For all the benefits of the information technology and communications revolution, there exists a well-known dark side: information overload and its close associate, disruptive technologies. The amount of online content out there is simply too much to handle, and it’s constantly growing. Some people are so afraid of missing something that they feel compelled to stay connected 24/7 and sometimes we can’t tell when to shutdown. The good news is there’s plenty of entrepreneurial energy put toward developing tools that can help eradicate the problem.
In this week’s PRSA “Friday Five” post — an analysis of the week’s biggest public relations and business news and commentary — we explore the concept of information overload and disruptive technologies. We take a closer look at the effect of information overload on consumers’ choices and email marketing. We also look at social media as a possible root cause of information overload, and learn more about how people are spending their time online. Finally, we look at how one company’s successful business model stems from the concept of disruptive technologies.
Thirty percent of the world’s population spends time online. That may not seem like a large percentage, but it represents 2,095,006,005 people who spend a cumulative 35 billion hours online each month, which is equivalent to 3,995,444 years. Here are a few more interesting facts about the world’s online habits:
- People search more than 1 billion queries on Google per day.
- Location-based services are the fastest growing Internet trend.
- The United Kingdom has the highest online population. The United States ranks fifth.
To learn more, check out PR Daily’s featured infographic from Go-Gulf.com.
The Fallacy of Information Overload (@Brian Solis)
Brian Solis is known for his work in studying how social media and disruptive technology impact business and culture. With the glut of information and the overwhelming sense of responsibility to duly engage, we sometimes succumb to fatigue. In his blog this week Solis says, “Information overload is a symptom of over consumption and the inability to refine online experiences based on interest and importance.” Earlier this year, Solis hosted a poll across Twitter, Facebook and Google+ where he asked Internet users, “Do you suffer from information overload because of social media?” His results indicate that the majority of people are experiencing some degree of information overload, though not everyone is overwhelmed by it. For many, it’s a matter of focusing on what’s important and ignoring the constant spam that floods our social media experience and can lead to information overload.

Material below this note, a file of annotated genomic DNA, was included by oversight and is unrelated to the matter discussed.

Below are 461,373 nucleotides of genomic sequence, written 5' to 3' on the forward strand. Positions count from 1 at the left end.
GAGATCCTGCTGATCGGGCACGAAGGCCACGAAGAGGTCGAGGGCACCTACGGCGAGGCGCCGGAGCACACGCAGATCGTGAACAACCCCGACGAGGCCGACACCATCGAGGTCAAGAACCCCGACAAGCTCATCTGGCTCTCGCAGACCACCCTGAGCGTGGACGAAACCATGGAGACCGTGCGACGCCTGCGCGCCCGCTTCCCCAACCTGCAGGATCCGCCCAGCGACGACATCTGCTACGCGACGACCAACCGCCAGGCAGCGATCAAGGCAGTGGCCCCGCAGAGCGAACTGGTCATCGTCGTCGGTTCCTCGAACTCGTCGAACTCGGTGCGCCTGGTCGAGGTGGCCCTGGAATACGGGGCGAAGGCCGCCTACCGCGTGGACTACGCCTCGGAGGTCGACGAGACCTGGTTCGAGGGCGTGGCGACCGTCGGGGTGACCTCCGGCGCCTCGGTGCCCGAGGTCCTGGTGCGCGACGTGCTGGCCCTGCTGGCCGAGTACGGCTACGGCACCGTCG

Making Choices in the Age of Information Overload (The New York Times Magazine)
Economists have a name for the cues that companies employ to convey their hidden strength: signaling. Signaling is often associated with consumer goods. In many ways, it was useful. How does anyone really know that they’ve picked the right baby formula, soda or car? They don’t, and manufacturers know that. That’s why our economy is filled with highly promoted branding campaigns that, however superficial or annoying, can be enormously helpful guides. Despite the fact that the Internet gives people the option to do research on their own, as opposed to listening to the abundance of signals being tossed out there, the Internet among other things, is a massive, chaotic marketplace. Too much information, it turns out, is a lot like no information. According to classical theories, signaling thrives when consumers don’t have access to reliable information. However, signaling actually works far better in an information-rich society than in a poor one.
In this era of smart phones, status updates, texting, Tweeting and everything in between, there are more messages coming at us than ever before, making it tough to get a grip on what’s important and what’s just noise. Email in particular has come under fire for straddling the line between useful work/life tool and spam magnet, and marketing communications have certainly received some flak. Even retailers are wearing out their welcome in customers’ email inboxes, forcing brands to rethink their strategies. Forbes contributor San Cece, CEO of StrongMail, offers several ways that companies can continue to leverage email, despite the competition for attention.
Innovation: 3M’s Lessons to Be Learned (The Huffington Post)
While there have been a number of articles in the media discussing information overload and disruptive technologies 3M has managed to take these concepts and use them as fundamentals for building a successful business model. 3M is a global innovation company that has remained under the radar for its long-term innovation plans and successes. The root of 3M’s success is its business model; to foster organic growth by inventing entirely new, market-changing products. These disruptive technologies have not only led to new products but also to the creation of new industries. As part of the company’s holistic innovation strategy, 3M focuses on developing disruptive innovations outside the current existing portfolio. Here is an example of a company that has made use out of something associated within a negative context, information overload and disruptive technologies, and used these concepts to pioneer new ways of innovating.
Nicole Castro is the public relations associate at the Public Relations Society of America.